Some movies get better as they go along, while others run out of steam. Jeepers Creepers suffers from the latter fate. As Eric wrote, it has a creepy premise, and several scary moments. Up close the Creeper looks a bit on the cheesy side but from a distance he is quite frightening. His wings give him an added demonic appearance. The scene where he poses as a scarecrow is visually terrifying (see photo). Although technically set in springtime it definitely works as a Halloween movie. There is even an old woman with thousands of cats. If only they could have come up with a more satisfying climax, this could have been a minor horror classic.
Gina Philips and Justin Long in Jeepers Creepers.
I agree with my brothers. Jeepers Creepers starts intriguingly and features a rather iconic villain, but it suffers from a poorly written script that relies on too many contrived situations for its frights. However, even with its weaknesses, it does manage to entertain on a very shallow B-movie level. At just 90 minutes, the pace remains brisk and there are some genuinely creepy moments.
The first 20 minutes of the film are its strongest. The bickering siblings on a lonely highway, menaced by a souped-up antique truck, who catch a glimpse of a mysterious man dumping something wrapped in a bloody sheet down a well, is a very intriguing start. As Eric pointed out, what follows is a creepy and frightening discovery that is almost strong enough to cover up for the fact that Patrick pointed out, which is that no way in hell would these two seemingly sensible siblings be stupid enough to venture back to that farm and down that hole.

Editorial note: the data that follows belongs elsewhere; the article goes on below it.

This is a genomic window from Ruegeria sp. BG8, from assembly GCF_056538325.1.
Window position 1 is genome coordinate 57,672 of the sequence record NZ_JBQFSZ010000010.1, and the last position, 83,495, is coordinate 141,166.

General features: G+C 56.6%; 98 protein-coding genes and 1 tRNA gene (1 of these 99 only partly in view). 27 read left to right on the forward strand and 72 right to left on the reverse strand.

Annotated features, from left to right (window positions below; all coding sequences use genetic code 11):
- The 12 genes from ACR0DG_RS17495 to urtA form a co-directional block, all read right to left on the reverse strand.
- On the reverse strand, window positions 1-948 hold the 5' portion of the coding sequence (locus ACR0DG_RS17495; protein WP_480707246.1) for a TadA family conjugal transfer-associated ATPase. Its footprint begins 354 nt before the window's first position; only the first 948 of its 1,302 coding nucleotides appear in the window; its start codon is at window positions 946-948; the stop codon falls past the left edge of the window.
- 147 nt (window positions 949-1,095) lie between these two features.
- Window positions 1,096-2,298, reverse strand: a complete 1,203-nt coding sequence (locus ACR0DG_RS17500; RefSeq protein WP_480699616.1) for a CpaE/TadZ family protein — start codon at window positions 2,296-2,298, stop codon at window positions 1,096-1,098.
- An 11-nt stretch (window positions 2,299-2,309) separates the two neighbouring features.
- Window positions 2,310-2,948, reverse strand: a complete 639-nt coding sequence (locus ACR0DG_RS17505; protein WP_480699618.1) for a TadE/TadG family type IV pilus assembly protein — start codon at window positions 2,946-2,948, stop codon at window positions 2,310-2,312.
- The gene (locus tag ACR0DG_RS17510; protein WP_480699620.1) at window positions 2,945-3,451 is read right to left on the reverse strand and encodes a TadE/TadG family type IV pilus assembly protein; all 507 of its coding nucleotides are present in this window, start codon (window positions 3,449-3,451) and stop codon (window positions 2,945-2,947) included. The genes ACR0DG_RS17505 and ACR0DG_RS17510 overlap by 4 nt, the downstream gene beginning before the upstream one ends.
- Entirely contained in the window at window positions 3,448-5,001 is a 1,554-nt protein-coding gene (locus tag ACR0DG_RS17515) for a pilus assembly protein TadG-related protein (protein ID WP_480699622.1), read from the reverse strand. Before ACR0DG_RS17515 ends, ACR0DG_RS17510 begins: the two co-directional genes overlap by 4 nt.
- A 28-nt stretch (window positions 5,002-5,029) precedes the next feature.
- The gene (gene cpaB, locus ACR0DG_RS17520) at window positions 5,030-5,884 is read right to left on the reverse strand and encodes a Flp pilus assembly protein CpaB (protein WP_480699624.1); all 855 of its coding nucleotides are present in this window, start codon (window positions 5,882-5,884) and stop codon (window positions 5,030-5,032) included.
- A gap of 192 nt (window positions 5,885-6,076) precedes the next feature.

This stupidity on the part of the characters is the film's weakest aspect. Whatever the situation, these two geniuses tend to take the exact wrong action. They investigate what they shouldn't, they stop their car when they should be driving away as fast as they can and they stop and stare long enough for the Creeper to catch up with them. There were several moments while watching where I was literally screaming at the screen for them to keep moving. By the end of the film, I was virtually ready for the Creeper to kill them both as retribution for their stupidity.
I agree with Patrick that the characters being siblings rather than lovers is a good thing. A sex scene would have slowed down the pace and making them brother and sister is one of the film's only semi-original points. Plus, stars Gina Philips and Justin Long have a good sister and brother chemistry. They bicker with each other in a believable manner and very quickly establish their characters in the opening scene.
The Creeper is an intriguing and frightening villain. His impersonation of a scarecrow following the scene with the creepy old lady with all the cats, is one of the film's most atmospheric moments. Wisely, or perhaps because of budget constraints, we never get a really clear look at him until the end, which adds to his creepiness. With a better script he might have ranked up there with Michael Myers, Jason or Freddie Krueger.
Photos © Copyright MGM/UA (2001)